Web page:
Outside the courtroom, Sabrina Taggart recalled the last bit of advice she had given her daughter. “Be careful of the people you’re around,” she said.
“Yes, Mommy,” Jennifer Taggart replied.
Minutes later, the teenager climbed into the back seat of a car driven by a man she did not know. She had no idea the car was stolen or that Kenneth Goggins was a habitual felon who had smoked marijuana earlier in the day.
Jennifer would have celebrated her 18th birthday on Friday.
In September, Goggins floored it when police tried to stop him in a Walmart parking lot for driving the stolen car. Though officers turned off their sirens and lights, Goggins powered west on Wilkinson Boulevard.
Police watched from a helicopter as he lost control of the Kia when another car pulled in front of him. The Kia crashed into a brick building.
Goggins was wearing his seat belt. Jennifer and front-seat passenger Sarah Bianca Love, 22, were not. Both died.
Sentenced to prison
On Thursday, Goggins accepted an agreement with prosecutors and pleaded guilty to two counts of involuntary manslaughter that will keep him in prison for almost nine years.
Sabrina Taggart had some business to settle with him first.
She walked slowly to the front of the courtroom and asked Superior Court Judge Bob Bell to forgive her if she began to cry. She later said Jennifer was standing beside her “because this is what she wanted me to do.”
With Goggins standing a few feet away, she told the judge that God had put her on a path and a journey “so great that it would be wrong for me not to forgive him. I hope he can accept the journey he’s been given, too.”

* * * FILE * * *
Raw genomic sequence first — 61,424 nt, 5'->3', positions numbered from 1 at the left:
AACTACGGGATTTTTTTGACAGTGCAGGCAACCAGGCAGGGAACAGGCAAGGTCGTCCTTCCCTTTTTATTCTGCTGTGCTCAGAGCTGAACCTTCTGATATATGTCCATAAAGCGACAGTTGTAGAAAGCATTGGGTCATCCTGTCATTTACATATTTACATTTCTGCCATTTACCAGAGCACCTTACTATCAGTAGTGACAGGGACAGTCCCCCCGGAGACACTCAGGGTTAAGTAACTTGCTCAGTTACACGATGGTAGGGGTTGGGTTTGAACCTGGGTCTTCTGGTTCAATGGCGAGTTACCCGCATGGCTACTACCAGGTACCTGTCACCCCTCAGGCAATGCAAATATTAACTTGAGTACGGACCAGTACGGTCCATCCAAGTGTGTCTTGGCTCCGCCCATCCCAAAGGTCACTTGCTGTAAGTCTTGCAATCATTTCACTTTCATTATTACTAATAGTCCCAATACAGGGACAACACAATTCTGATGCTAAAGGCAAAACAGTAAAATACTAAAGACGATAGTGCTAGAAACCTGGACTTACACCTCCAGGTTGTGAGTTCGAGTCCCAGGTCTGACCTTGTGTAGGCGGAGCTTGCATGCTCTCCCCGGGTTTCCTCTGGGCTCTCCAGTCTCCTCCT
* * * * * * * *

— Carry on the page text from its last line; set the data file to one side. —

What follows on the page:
Afterward, the mother said forgiveness had given her a greater sense of peace. “That’s when I feel closest to Jennifer,” she explained.
Lengthy criminal record
Goggins, 24, has a criminal history that includes several stolen car offenses, drugs, robbery, firearms and reckless driving. Bell sentenced him as a habitual felon, a designation that lengthened his prison time.
After asking for a chance to speak, Goggins apologized to “Sarah and Jennifer” and told the courtroom he bears the responsibility for their deaths.
“It’s not something I take lightly.”
He also thanked Sabrina Taggart for her forgiveness, and expressed hope that his journey will end well. “I hope this will make me a better man, help me make better decisions in the future.”
Outside the court, Sabrina Taggart wept as she answered questions about her daughter. Jennifer had been named after the small waves – jennifers – that lap the shore on her native Folly Beach. As a child, she had been severely mauled by a dog but had grown up a lover of all animals, including dogs.
On Friday, when her family celebrates the dead girl’s birthday, Jennifer will get pearl earrings and a necklace. Sabrina Taggart smiled at the thought.
She was interrupted by Goggins’ attorney.
Lizzie Goggins, the driver’s mother, wanted a word. And there in the corridor, as the machinery of law and justice jostled around them, the two mothers held hands, talked softly about their children and their faith in the future.
Then they hugged.